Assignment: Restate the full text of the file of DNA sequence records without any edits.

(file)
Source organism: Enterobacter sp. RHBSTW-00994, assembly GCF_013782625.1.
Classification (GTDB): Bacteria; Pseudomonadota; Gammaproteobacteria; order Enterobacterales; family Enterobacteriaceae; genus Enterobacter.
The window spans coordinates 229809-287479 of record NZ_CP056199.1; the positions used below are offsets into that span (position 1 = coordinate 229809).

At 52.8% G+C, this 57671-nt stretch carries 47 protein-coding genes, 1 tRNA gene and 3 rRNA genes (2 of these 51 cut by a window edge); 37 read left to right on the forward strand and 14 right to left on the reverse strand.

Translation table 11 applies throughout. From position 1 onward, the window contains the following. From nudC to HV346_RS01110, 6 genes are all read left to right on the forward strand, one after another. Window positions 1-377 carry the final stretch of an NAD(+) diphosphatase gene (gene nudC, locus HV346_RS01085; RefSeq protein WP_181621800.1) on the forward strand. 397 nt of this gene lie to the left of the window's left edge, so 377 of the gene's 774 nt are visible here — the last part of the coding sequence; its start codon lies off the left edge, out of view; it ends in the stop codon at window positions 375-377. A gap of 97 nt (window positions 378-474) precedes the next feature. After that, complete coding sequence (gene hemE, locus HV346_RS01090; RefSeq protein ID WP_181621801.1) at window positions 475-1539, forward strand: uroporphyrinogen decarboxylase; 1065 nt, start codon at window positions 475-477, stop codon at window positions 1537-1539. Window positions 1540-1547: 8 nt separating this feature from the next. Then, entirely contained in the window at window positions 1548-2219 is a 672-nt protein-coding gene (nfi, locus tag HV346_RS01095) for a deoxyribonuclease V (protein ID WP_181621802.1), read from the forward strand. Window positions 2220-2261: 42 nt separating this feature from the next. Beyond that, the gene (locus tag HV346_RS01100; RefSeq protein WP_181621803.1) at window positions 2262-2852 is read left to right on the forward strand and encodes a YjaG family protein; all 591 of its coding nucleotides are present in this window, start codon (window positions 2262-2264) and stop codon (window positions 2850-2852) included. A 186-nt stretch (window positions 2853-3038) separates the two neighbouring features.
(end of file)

Source organism: Enterobacter sp. RHBSTW-00994, assembly GCF_013782625.1.
Classification (GTDB): Bacteria; Pseudomonadota; Gammaproteobacteria; order Enterobacterales; family Enterobacteriaceae; genus Enterobacter.
The window spans coordinates 229809-287479 of record NZ_CP056199.1; the positions used below are offsets into that span (position 1 = coordinate 229809).

At 52.8% G+C, this 57671-nt stretch carries 47 protein-coding genes, 1 tRNA gene and 3 rRNA genes (2 of these 51 cut by a window edge); 37 read left to right on the forward strand and 14 right to left on the reverse strand.

Translation table 11 applies throughout. From position 1 onward, the window contains the following. From nudC to HV346_RS01110, 6 genes are all read left to right on the forward strand, one after another. Window positions 1-377 carry the final stretch of an NAD(+) diphosphatase gene (gene nudC, locus HV346_RS01085; RefSeq protein WP_181621800.1) on the forward strand. 397 nt of this gene lie to the left of the window's left edge, so 377 of the gene's 774 nt are visible here — the last part of the coding sequence; its start codon lies off the left edge, out of view; it ends in the stop codon at window positions 375-377. A gap of 97 nt (window positions 378-474) precedes the next feature. After that, complete coding sequence (gene hemE, locus HV346_RS01090; RefSeq protein ID WP_181621801.1) at window positions 475-1539, forward strand: uroporphyrinogen decarboxylase; 1065 nt, start codon at window positions 475-477, stop codon at window positions 1537-1539. Window positions 1540-1547: 8 nt separating this feature from the next. Then, entirely contained in the window at window positions 1548-2219 is a 672-nt protein-coding gene (nfi, locus tag HV346_RS01095) for a deoxyribonuclease V (protein ID WP_181621802.1), read from the forward strand. Window positions 2220-2261: 42 nt separating this feature from the next. Beyond that, the gene (locus tag HV346_RS01100; RefSeq protein WP_181621803.1) at window positions 2262-2852 is read left to right on the forward strand and encodes a YjaG family protein; all 591 of its coding nucleotides are present in this window, start codon (window positions 2262-2264) and stop codon (window positions 2850-2852) included. A 186-nt stretch (window positions 2853-3038) separates the two neighbouring features.